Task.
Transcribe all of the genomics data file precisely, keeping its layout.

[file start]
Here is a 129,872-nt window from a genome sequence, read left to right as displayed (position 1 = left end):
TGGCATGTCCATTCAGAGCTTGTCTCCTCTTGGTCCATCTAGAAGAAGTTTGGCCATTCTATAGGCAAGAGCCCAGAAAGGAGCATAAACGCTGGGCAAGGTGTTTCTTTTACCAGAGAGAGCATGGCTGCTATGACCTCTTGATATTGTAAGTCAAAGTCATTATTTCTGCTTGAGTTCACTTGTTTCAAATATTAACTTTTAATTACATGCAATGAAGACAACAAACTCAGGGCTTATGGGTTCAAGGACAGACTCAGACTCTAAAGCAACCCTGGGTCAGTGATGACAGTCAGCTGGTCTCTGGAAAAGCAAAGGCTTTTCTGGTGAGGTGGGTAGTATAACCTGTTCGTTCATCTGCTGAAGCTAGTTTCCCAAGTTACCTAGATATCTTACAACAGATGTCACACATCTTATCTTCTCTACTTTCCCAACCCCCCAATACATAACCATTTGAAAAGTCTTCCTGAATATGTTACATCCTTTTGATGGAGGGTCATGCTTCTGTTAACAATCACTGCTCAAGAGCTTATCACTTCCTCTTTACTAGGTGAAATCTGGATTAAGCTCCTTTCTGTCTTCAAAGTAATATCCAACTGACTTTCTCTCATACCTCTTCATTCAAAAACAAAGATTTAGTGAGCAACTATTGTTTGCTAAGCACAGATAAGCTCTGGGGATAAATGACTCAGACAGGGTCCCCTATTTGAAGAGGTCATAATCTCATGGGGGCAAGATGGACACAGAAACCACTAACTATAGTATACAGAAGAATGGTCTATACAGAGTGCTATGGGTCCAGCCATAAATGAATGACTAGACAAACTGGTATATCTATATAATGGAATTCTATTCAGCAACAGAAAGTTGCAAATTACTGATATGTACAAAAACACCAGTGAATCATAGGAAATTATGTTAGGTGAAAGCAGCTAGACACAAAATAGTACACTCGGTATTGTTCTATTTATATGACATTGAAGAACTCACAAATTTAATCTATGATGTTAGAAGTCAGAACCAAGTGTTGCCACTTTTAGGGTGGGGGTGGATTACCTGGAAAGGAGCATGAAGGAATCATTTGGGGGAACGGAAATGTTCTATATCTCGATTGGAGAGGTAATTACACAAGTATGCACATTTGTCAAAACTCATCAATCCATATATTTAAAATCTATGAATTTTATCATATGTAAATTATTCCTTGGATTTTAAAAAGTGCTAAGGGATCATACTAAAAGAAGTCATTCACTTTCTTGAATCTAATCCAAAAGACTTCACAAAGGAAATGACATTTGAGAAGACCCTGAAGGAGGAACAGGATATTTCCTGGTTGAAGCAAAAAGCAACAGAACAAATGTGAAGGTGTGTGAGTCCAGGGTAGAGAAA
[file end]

Here is a 129,872-nt window from a genome sequence, read left to right as displayed (position 1 = left end):
TGGCATGTCCATTCAGAGCTTGTCTCCTCTTGGTCCATCTAGAAGAAGTTTGGCCATTCTATAGGCAAGAGCCCAGAAAGGAGCATAAACGCTGGGCAAGGTGTTTCTTTTACCAGAGAGAGCATGGCTGCTATGACCTCTTGATATTGTAAGTCAAAGTCATTATTTCTGCTTGAGTTCACTTGTTTCAAATATTAACTTTTAATTACATGCAATGAAGACAACAAACTCAGGGCTTATGGGTTCAAGGACAGACTCAGACTCTAAAGCAACCCTGGGTCAGTGATGACAGTCAGCTGGTCTCTGGAAAAGCAAAGGCTTTTCTGGTGAGGTGGGTAGTATAACCTGTTCGTTCATCTGCTGAAGCTAGTTTCCCAAGTTACCTAGATATCTTACAACAGATGTCACACATCTTATCTTCTCTACTTTCCCAACCCCCCAATACATAACCATTTGAAAAGTCTTCCTGAATATGTTACATCCTTTTGATGGAGGGTCATGCTTCTGTTAACAATCACTGCTCAAGAGCTTATCACTTCCTCTTTACTAGGTGAAATCTGGATTAAGCTCCTTTCTGTCTTCAAAGTAATATCCAACTGACTTTCTCTCATACCTCTTCATTCAAAAACAAAGATTTAGTGAGCAACTATTGTTTGCTAAGCACAGATAAGCTCTGGGGATAAATGACTCAGACAGGGTCCCCTATTTGAAGAGGTCATAATCTCATGGGGGCAAGATGGACACAGAAACCACTAACTATAGTATACAGAAGAATGGTCTATACAGAGTGCTATGGGTCCAGCCATAAATGAATGACTAGACAAACTGGTATATCTATATAATGGAATTCTATTCAGCAACAGAAAGTTGCAAATTACTGATATGTACAAAAACACCAGTGAATCATAGGAAATTATGTTAGGTGAAAGCAGCTAGACACAAAATAGTACACTCGGTATTGTTCTATTTATATGACATTGAAGAACTCACAAATTTAATCTATGATGTTAGAAGTCAGAACCAAGTGTTGCCACTTTTAGGGTGGGGGTGGATTACCTGGAAAGGAGCATGAAGGAATCATTTGGGGGAACGGAAATGTTCTATATCTCGATTGGAGAGGTAATTACACAAGTATGCACATTTGTCAAAACTCATCAATCCATATATTTAAAATCTATGAATTTTATCATATGTAAATTATTCCTTGGATTTTAAAAAGTGCTAAGGGATCATACTAAAAGAAGTCATTCACTTTCTTGAATCTAATCCAAAAGACTTCACAAAGGAAATGACATTTGAGAAGACCCTGAAGGAGGAACAGGATATTTCCTGGTTGAAGCAAAAAGCAACAGAACAAATGTGAAGGTGTGTGAGTCCAGGGTAGAGAAA